BOSTON -- Researchers have found something surprising in Boston baby bottles.
At the age of one year, between two and three percent of the infants studied were drinking coffee. At two years, that number grew to 15 percent -- consuming on average a little more than an ounce of coffee a day.
"Our results show that many infants and toddlers in Boston - and perhaps in the U.S. - are being given coffee and that this could be associated with cultural practices," said Dr. Anne Merewood, director of the Breastfeeding Center at BMC and associate professor of pediatrics at Boston University School of Medicine.
There are no official guidelines for children's coffee consumption, but there are some alarming potential health effects. The hospital said previous studies have shown that coffee and caffeine have been associated with depression, type 1 diabetes, sleep disturbances, substance abuse and obesity in children and adolescents.
Another study found that 2-year-olds who drank coffee or tea had triple the risk of being obese in kindergarten, according to the hospital.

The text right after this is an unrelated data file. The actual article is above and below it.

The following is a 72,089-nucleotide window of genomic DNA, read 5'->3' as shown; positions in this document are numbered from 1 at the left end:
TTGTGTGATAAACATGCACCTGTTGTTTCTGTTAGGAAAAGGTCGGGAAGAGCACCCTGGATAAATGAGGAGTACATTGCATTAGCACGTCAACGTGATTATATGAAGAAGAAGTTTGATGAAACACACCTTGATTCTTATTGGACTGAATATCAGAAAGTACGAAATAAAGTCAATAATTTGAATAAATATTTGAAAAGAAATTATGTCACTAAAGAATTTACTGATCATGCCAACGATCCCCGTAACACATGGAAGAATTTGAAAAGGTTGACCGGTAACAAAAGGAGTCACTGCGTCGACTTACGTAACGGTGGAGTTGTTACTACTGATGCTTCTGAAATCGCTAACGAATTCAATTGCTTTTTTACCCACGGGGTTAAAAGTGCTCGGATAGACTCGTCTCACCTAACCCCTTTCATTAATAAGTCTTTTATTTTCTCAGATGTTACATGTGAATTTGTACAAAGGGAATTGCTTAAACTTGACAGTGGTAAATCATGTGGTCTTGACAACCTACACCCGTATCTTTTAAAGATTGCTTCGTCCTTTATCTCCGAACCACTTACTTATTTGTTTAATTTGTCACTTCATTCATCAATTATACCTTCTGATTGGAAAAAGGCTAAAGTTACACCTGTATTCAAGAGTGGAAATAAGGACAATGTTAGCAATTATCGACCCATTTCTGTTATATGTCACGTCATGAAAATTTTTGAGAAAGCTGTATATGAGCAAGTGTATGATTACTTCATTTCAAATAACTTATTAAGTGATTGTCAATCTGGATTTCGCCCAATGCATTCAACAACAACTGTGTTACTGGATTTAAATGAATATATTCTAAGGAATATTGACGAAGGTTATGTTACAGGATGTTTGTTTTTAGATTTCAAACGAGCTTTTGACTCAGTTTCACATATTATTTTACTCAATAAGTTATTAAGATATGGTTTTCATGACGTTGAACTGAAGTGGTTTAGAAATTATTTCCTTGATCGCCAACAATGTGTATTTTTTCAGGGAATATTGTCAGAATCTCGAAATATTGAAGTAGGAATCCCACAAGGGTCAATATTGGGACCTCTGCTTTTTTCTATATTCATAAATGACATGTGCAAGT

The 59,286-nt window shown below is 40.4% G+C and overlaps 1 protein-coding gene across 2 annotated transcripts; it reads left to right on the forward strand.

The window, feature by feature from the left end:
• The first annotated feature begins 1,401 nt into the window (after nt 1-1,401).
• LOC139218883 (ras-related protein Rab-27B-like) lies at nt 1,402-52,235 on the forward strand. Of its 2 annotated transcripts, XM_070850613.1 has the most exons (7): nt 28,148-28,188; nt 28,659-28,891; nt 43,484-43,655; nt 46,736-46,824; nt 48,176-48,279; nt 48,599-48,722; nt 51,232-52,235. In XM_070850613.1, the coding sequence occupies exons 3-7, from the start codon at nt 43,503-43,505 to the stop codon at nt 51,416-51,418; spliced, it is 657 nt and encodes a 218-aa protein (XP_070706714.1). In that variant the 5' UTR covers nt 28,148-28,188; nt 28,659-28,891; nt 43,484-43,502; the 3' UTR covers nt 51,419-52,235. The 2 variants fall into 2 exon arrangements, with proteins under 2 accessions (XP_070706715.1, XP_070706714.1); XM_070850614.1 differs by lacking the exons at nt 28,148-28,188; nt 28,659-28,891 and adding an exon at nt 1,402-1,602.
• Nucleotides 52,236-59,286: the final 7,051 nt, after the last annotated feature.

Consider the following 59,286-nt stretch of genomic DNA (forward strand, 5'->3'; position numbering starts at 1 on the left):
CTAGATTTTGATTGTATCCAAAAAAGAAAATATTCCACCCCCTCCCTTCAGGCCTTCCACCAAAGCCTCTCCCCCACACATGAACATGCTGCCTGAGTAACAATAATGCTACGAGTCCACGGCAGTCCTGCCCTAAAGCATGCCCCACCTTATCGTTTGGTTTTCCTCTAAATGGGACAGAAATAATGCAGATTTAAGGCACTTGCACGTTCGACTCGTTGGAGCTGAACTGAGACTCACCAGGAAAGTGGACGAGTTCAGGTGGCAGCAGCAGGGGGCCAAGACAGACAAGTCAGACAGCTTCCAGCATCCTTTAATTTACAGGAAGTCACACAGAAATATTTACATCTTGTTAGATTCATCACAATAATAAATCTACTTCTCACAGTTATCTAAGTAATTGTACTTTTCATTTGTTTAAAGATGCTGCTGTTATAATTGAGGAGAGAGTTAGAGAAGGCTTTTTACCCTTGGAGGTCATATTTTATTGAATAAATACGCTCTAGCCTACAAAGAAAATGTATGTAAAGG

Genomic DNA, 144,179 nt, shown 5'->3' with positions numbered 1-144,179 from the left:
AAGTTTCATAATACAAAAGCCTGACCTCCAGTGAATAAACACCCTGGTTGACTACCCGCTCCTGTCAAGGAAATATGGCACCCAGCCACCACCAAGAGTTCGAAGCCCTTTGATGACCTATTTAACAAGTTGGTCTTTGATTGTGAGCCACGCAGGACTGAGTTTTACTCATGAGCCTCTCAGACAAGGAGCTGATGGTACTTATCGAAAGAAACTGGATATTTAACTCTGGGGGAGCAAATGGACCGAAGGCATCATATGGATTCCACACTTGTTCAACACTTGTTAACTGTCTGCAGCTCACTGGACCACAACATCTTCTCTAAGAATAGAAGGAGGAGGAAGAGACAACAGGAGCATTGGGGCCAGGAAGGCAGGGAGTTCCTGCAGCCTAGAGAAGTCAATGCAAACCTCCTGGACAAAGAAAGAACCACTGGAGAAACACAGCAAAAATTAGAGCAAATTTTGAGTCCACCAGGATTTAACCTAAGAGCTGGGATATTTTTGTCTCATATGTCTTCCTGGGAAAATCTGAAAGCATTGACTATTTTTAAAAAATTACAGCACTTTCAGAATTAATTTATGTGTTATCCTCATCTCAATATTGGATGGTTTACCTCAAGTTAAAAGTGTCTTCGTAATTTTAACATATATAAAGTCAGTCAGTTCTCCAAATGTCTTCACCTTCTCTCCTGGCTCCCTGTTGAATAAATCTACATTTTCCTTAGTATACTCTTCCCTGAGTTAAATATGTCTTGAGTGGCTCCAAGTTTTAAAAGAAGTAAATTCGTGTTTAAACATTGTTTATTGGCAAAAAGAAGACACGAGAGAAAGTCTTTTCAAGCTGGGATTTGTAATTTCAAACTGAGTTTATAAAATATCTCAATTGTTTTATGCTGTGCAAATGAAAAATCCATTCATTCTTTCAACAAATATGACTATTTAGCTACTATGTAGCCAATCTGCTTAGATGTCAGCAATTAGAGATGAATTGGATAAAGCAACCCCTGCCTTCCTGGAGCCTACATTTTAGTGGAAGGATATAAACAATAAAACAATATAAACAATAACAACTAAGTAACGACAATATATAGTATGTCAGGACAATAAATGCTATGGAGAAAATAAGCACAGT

The study looked at 315 pairs of mothers and infants, and researchers said they were "surprised" to find that many mothers reported giving their babies coffee. Children of Hispanic mothers and mothers of baby girls were more likely to report the coffee consumption, the study found.
It's not that uncommon for mothers in other countries to give children coffee, the hospital noted.
"Given what the current data shows about the effects of coffee consumption among children and adolescents, additional research is needed to better determine the potential short and long-term health implications of coffee consumption among this younger age group in Hispanic and other populations," Merewood said.
The study did not address how common coffee drinking may be in children that young nationwide, but another study published in Pediatrics in 2014 found nearly 63 percent of American children ages 2 to 5 consume at least some caffeine, mostly from drinking sodas.